Judicial Ethics

Ethics in the Profession: The Spine of a Litigator

By | August 24th, 2020|Access to Justice, Judicial Ethics, NALSAR Alumni, Professional Ethics, Young Lawyers|

Editor’s Note: Against the backdrop of the Prashant Bhushan contempt case, Talha Abdul Rahman* asserts that lawyers are ambassadors of rule of law and should courageously point out any wrongdoing or arbitrariness in the conduct of those in authority. A career in litigation is fraught with fresh challenges every day. Lawyers are humiliated by judges [...]

The Indian Legal Fraternity is Failing at the Premise of its Own Existence

By | July 12th, 2020|Access to Justice, Adjudication and Judicial Process, Bar Associations, Constitution of India, Diversity, Judicial Administration, Judicial Ethics, Litigation Practice, Senior Designation, Young Lawyers|

Editor’s Note: In this blog post, Sanchit Khandelwal highlights the nepotism and favouritism prevalent in appointment procedures of the judiciary, selection of senior counsels, and at the bar. Due to such nepotism and favouritism, young lawyers and subordinate judiciary judges from marginalised communities suffer unduly. This necessitates the need for reform. Introduction Recent findings and [...]

Call me by my name: Lords & Justices

By | May 6th, 2020|Constitution of India, Judicial Administration, Judicial Ethics, Professional Ethics|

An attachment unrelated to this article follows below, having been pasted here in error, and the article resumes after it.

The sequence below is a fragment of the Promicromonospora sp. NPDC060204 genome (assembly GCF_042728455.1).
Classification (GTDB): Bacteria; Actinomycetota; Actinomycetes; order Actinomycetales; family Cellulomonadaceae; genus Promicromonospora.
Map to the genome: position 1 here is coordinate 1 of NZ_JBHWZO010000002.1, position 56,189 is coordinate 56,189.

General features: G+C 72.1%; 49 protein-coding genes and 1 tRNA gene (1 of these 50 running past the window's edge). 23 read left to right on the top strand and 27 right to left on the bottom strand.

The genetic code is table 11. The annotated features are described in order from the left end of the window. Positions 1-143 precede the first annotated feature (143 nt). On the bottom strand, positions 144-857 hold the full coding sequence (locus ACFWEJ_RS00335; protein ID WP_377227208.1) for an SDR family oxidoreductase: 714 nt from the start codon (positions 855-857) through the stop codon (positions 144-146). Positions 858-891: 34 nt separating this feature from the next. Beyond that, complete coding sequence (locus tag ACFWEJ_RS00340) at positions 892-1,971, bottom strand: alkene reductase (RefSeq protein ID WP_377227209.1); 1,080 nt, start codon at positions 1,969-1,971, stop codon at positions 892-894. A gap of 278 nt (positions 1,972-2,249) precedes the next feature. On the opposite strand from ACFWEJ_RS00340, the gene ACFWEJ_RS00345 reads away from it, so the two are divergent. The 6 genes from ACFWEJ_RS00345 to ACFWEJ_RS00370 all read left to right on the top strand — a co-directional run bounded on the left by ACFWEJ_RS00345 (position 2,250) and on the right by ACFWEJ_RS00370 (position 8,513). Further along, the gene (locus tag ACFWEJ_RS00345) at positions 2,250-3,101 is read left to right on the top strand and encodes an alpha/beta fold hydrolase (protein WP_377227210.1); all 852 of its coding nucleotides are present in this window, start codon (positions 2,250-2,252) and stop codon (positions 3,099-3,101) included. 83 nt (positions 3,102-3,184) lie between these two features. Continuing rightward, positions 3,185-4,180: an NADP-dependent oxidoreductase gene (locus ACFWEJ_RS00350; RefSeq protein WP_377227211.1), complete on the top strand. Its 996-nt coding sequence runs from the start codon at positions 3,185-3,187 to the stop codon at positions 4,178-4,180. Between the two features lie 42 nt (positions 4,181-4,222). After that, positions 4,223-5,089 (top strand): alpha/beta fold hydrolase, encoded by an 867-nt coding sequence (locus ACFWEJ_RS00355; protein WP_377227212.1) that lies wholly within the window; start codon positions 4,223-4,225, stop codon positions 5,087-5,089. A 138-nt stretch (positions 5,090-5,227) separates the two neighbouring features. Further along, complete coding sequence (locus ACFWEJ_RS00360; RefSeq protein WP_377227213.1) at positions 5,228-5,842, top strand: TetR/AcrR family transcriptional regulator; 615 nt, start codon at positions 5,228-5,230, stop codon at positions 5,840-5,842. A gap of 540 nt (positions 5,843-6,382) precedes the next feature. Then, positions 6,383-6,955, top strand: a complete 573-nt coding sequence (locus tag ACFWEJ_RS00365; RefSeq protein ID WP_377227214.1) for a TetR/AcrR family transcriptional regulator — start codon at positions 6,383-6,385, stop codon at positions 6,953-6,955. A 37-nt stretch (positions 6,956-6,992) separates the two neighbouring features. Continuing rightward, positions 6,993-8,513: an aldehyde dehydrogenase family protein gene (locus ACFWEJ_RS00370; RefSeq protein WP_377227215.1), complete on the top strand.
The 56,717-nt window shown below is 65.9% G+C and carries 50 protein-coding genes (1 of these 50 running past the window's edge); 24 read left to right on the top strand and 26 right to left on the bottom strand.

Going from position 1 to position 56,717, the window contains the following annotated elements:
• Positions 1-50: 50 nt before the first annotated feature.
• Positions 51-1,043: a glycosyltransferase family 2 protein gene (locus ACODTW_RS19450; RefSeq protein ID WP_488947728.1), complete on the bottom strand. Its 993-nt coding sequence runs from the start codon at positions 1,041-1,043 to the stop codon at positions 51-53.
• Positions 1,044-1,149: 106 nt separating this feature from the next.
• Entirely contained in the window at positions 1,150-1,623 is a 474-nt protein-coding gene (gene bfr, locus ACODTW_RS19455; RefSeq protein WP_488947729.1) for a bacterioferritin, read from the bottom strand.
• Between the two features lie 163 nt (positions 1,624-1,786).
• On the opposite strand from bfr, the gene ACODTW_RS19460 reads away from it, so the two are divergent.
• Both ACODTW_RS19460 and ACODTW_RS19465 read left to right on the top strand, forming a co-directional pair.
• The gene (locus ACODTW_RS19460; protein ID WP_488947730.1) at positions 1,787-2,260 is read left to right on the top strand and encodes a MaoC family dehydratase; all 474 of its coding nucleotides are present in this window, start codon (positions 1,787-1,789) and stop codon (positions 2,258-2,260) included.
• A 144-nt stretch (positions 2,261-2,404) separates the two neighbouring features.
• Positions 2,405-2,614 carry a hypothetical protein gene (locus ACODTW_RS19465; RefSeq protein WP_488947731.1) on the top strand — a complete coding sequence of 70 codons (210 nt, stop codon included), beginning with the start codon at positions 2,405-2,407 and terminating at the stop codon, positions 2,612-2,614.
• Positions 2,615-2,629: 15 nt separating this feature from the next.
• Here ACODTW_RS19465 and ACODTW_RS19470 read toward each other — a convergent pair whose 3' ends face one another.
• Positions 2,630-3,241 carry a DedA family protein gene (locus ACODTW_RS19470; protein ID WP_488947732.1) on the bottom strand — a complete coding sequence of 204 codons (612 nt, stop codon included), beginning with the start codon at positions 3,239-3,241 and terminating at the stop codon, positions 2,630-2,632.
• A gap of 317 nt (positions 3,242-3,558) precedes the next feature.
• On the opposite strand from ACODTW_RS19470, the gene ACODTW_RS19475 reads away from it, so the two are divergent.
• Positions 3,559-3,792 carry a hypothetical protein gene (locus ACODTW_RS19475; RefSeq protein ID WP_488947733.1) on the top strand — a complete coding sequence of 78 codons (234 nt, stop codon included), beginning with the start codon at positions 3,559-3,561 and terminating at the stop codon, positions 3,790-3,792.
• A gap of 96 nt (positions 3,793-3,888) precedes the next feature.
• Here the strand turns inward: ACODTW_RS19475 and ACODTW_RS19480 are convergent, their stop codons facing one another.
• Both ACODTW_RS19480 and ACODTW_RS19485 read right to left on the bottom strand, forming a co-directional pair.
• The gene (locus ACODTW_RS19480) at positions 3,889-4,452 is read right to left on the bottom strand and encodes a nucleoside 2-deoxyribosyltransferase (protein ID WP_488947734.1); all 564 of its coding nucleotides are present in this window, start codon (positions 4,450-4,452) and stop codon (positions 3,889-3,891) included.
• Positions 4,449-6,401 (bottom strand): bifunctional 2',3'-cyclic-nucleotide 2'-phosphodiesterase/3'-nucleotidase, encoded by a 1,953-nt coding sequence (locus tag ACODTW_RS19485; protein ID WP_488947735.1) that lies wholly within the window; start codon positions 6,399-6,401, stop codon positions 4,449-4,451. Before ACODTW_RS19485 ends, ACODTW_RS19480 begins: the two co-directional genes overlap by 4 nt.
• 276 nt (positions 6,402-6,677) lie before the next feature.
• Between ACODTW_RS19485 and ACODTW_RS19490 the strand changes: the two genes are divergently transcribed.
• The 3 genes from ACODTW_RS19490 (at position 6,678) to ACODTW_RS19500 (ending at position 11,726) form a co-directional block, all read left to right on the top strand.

Editor's Note: In this essay, Shreenath A. Khemka* critically assesses the honorary title of ‘Justice’ used as a prefix by judges of various High Courts and the Supreme Court of India. He argues that the usage of the title ‘Justice’ is unsustainable under Article 18 (1) of the Constitution. When it comes to the practice [...]

Fifth Judges’ Case: Parliamentary Prerogative Over Removal Proceedings

By | August 17th, 2019|Constitution of India, Judicial Administration, Judicial Ethics, NALSAR Alumni, Professional Ethics, Supreme Court of India|

Editor's note - In this piece Shreenath Khemka writes about the imminence of a fifth Judges' case. With the CJI recommending the initiation of removal proceedings against Justice S.N. Shukla, the Judiciary's control over its composition can be seen to be extending to the removal of its officers too. While the four Judges' case gave [...]

Black Swans Galore: Disciplining Mechanisms in the Judiciary

By | August 9th, 2019|Constitution of India, Judicial Administration, Judicial Ethics, Professional Ethics, Supreme Court of India|

Editor's Note: In this post, Shreenath Khemka points out the shortcomings of the currently available disciplining mechanisms to regulate the judiciary. As proposals, he suggests using contempt proceedings, the use of the General Clauses Act for penalties and the writ of 'Scire Facias' instead of the arduous removal proceedings under 124(4) of the Constitution.   The [...]

Post-Retirement Appointment of Judges in India

By | May 5th, 2019|Adjudication and Judicial Process, Judicial Administration, Judicial Ethics, Supreme Court of India|